Science Briefs

Cloud Climatology

How Clouds Form and Travel

A cloud is formed when surface water evaporates and then condenses on microscopic airborne particles — dust, sea salt and bits of organic matter. Between evaporation and condensation, water vapor is carried along by winds from warm, moist regions to cooler, drier ones. Because the atmosphere, except for clouds , is nearly transparent to solar radiation, the surface absorbs 70 percent of the total solar heat taken up by the earth-atmosphere system, making the air warmer near the surface than it is at high altitudes. Because sunlight strikes the planet most directly near the equator, the tropics are warmer than the polar regions.

Both temperature gradients — the temperature variations from low to high altitudes and from low to high latitudes — are intensified by the effects of water vapor on radiative heating and cooling and by the transformations of water from liquid or solid into vapor and back. The wavelengths of incoming solar radiation are between 200 and 3,000 nm (nm = nanometer, one billionth of a meter). Water vapor is essentially transparent at those wavelengths; it lets virtually all the energy in. The warmed surface radiates away the absorbed energy as thermal radiation with wavelengths between 3,000 and 100,000 nm, which, unlike the incoming radiation, is absorbed by water vapor. The absorption of most of the outgoing thermal radiation by vapor creates most of Earth's natural greenhouse effect — an effect that is being amplified by pollution. Without the atmospheric water vapor Earth's surface would be, on average, about 31°C (55°F) colder than it is now, and the differences in temperature between high and low altitudes and between the poles and equator would be smaller.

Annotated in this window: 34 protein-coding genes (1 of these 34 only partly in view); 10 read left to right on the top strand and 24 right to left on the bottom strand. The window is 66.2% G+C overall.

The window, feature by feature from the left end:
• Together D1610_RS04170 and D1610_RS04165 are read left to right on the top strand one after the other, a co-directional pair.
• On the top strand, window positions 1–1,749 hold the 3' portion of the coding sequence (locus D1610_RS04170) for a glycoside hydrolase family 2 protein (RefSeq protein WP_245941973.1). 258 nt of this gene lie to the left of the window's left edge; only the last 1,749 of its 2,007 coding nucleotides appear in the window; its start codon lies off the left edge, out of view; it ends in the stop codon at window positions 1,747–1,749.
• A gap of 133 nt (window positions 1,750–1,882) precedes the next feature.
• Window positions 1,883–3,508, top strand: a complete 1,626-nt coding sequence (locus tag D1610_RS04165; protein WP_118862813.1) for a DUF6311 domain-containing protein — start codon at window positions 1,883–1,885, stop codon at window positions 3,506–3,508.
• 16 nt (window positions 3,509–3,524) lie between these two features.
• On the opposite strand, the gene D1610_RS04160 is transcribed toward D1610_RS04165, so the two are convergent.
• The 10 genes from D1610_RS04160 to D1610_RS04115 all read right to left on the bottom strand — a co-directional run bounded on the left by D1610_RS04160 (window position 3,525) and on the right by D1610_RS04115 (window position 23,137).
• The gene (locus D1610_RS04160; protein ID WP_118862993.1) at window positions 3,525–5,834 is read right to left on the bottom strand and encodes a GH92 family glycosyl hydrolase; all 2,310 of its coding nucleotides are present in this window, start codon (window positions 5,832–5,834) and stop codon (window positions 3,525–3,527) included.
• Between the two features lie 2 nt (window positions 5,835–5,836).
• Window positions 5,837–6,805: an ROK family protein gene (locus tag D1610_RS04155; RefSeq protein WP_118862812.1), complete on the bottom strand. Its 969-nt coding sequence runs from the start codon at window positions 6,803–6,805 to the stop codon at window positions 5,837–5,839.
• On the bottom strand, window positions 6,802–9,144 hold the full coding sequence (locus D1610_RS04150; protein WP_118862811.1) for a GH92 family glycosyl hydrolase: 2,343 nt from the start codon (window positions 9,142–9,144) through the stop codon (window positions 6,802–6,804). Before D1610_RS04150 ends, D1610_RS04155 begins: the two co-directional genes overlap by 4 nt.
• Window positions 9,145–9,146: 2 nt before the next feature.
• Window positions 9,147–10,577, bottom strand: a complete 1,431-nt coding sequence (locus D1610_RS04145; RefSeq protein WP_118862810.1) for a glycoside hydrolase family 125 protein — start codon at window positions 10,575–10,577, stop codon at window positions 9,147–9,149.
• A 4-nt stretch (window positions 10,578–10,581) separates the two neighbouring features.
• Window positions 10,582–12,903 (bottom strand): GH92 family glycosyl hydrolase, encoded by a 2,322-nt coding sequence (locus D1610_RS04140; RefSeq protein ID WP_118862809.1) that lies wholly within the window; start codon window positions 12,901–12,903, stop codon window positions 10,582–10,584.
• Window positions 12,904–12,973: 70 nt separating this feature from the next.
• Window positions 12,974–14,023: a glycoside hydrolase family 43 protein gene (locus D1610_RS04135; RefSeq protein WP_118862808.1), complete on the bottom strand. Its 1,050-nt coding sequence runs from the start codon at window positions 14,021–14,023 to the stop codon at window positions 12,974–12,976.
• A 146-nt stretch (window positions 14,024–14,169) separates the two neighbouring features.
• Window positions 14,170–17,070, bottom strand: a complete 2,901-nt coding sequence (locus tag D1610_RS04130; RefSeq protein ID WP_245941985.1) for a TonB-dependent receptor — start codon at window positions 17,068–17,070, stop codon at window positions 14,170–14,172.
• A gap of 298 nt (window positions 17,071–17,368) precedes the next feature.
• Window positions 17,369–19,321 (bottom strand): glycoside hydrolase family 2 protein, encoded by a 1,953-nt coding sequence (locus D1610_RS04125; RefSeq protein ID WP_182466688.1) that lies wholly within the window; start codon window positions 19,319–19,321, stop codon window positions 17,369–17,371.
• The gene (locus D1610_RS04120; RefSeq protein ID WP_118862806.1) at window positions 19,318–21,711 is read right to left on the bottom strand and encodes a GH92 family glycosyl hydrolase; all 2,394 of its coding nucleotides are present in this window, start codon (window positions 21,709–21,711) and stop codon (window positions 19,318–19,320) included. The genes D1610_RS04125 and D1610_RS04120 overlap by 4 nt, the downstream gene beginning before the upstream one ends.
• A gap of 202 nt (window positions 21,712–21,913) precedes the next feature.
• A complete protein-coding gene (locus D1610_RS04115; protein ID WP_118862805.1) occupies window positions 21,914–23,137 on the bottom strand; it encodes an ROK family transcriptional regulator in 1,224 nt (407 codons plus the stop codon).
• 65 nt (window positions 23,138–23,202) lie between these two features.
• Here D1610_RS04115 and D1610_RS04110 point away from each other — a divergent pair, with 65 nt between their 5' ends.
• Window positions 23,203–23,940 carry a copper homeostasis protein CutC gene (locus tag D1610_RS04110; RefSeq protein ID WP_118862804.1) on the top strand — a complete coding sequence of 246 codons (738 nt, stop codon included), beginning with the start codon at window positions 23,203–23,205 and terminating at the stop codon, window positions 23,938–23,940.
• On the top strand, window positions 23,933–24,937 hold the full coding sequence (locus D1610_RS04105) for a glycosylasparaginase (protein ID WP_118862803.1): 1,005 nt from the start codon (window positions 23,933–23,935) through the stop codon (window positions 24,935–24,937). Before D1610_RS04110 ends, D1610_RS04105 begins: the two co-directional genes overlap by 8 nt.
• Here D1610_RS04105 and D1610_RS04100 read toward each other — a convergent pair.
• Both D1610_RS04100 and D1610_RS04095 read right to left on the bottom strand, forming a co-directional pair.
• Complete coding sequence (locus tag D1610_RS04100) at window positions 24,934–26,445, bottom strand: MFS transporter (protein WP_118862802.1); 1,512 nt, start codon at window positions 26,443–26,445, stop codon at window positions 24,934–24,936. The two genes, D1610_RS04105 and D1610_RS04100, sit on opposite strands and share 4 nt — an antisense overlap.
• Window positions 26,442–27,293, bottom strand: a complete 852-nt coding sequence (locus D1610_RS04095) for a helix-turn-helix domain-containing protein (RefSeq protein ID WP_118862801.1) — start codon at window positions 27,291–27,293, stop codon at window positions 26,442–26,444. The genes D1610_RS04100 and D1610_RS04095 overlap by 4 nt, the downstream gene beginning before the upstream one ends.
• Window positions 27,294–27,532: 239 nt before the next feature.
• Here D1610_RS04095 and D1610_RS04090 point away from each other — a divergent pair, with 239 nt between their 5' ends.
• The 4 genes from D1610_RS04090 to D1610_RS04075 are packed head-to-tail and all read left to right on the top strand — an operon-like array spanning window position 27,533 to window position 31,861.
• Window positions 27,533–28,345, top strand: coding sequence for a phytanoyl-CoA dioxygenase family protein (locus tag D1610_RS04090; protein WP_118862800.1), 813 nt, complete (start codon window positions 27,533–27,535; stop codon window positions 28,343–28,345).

Since cold air is denser than warm air, temperature differences give rise to atmospheric motions, and those motions work to eliminate the differences. Winds move warm, moist air upward and poleward from the tropical surface and move cold, dry air downward and toward the equator from higher altitudes and latitudes. The contrasts in heating, together with the winds, also drive ocean currents, which help reduce temperature differences between the equator and the poles even more.

Some of the water evaporated from the surface (primarily from the oceans) condenses into clouds and eventually falls as rain or snow. These transformations not only redistribute water but also play an important role in global heat transport. When surface water evaporates, the heat required to change liquid water into vapor is absorbed from the surface and carried along with the vapor into the air. When water vapor condenses into a cloud and falls as rain, it releases that heat, known as latent heat, into the air.

Atmospheric scientists have learned a great deal in the past several decades about how clouds form and travel in Earth's radiation-driven system, but until recently investigations were motivated primarily by a desire to make more accurate daily weather forecasts. Cloud patterns and motions were useful for what they revealed about winds, humidity and precipitation. In the past ten years attempts to forecast the weather further ahead (one to several weeks into the future) have focused attention on how clouds might influence Earth's radiation balance. Investigators now realize that traditional computer models of global climate have taken a rather simplistic view of clouds and their effects, partly because detailed global descriptions of clouds have been lacking.